Nursing Students Meet Spiritual, Physical Needs in Mexico
April 22, 2010
For several Oklahoma Baptist University nursing majors, the chance to serve on a mission trip in Oaxaca, Mexico, during January Term provided the students the opportunity to not only meet spiritual needs by sharing God's Word, but also to meet physical needs by practicing their medical skills.
For Taylor Dickinson, a senior nursing major from Enid, Okla., going on a medical mission trip was an opportunity to live out his faith.
"I wanted to go on a medical mission trip and be able to share not only God's Word, but actually live it and show it to others," he said. "I felt that here in the United States nursing is something I get paid to do, but when I go out of the country, the willingness to serve God and his people is very exciting."
Ryan Cox, a junior nursing major from Sand Springs, Okla., said he wanted to participate in a mission trip not only to serve God's people, but also as a platform to expand his education. The Mexico trip offered opportunities for both.
OBU student Ryan Cox checks the vitals of a young boy during a recent medical missions trip to Mexico. Cox is a junior nursing major from Sand Springs, Okla. The trip was facilitated by OBU's Center for Global Outreach.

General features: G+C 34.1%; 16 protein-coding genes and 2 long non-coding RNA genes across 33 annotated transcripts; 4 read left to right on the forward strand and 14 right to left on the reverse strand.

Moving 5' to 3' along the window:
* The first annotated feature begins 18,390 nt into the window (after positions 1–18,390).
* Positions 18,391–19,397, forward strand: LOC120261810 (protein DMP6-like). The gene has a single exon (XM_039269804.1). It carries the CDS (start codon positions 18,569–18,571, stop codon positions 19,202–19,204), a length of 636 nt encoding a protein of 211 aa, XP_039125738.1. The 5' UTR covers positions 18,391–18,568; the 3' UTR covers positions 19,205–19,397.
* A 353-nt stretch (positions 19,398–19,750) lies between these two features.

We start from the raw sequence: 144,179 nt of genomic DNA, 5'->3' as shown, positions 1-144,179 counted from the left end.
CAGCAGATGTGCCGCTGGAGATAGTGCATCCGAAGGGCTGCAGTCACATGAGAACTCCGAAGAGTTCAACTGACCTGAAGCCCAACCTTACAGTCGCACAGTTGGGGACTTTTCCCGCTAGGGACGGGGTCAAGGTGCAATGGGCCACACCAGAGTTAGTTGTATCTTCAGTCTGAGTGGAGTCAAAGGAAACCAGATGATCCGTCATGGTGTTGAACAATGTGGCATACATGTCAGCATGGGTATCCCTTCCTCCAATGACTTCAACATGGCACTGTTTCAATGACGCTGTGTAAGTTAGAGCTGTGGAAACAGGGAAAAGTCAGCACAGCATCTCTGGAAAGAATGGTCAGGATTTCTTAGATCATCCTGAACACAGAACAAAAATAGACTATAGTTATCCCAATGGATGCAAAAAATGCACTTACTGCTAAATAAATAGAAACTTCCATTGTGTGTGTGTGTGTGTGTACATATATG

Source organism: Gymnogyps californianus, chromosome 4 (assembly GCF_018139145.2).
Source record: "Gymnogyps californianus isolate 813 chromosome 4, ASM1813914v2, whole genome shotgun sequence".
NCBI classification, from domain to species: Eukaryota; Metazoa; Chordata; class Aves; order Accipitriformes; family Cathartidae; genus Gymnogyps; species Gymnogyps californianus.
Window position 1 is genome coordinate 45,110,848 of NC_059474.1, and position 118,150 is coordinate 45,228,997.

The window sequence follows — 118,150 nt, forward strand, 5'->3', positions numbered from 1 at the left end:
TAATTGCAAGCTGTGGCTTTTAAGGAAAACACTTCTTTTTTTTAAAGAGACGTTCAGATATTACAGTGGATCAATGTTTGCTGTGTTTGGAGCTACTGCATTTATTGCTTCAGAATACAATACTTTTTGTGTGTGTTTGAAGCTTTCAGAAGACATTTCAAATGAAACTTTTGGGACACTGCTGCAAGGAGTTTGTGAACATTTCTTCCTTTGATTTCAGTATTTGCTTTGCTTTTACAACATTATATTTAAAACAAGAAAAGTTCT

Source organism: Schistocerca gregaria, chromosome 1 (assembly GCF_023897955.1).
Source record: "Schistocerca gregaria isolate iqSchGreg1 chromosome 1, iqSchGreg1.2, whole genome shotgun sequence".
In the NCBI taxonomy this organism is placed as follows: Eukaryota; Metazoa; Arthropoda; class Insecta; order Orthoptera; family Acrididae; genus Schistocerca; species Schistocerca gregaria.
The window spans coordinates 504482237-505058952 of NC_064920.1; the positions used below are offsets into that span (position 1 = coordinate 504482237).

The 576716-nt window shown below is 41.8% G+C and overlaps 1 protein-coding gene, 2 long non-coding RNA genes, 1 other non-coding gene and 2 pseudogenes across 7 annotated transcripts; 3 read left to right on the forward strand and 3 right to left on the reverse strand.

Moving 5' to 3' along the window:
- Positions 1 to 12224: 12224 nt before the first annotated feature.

The team traveled to Mexico as part of a group sponsored by OBU's Avery T. Willis Center for Global Outreach. Each team member said they felt God calling them to serve on a mission trip during J-term. Cox and Dickinson said that OBU's GO Center, along with the OBU School of Nursing, helped prepare them for the experience.
"OBU prepares its nurses well to go out into the world, even in the infancy of our experience in the program, to provide care and compassion to the patients entrusted to us," Dickinson said.
The group conducted free medical work for three local villages. They served hundreds of people. The team was able to assess and diagnosis patients and get useful experience in the world of medicine.
Along with helping meet the medical needs of those they encountered, the team also connected to the people through worship. Many members of the team said that one of the highlights of the trip was to hear people worship God in various languages.
"It was so cool to see the same God listening to his children in so many different languages," Cox said.
OBU student Amy Tupper (right), a senior from Winlock, Wash., joins a medical missions team as they treat people in Mexico. Tupper, a nursing student at OBU, traveled to Mexico during January Term for the opportunity to meet people's physical and spiritual needs.
For Dickinson, a highlight of the trip was the opportunity to work alongside with someone who spoke a different language while providing medical care.
"I really learned how to work with others who you cannot communicate with in words," he said. "Being able to work side by side to someone who speaks a different language and being able to provide adequate nursing and medical skills was something that will translate into my practice as a nurse when I get into the professional field and when I deal with clients whose English is not their primary language."
For more information about the Avery T. Willis Center for Global Outreach, go online to www.okbu.edu/go.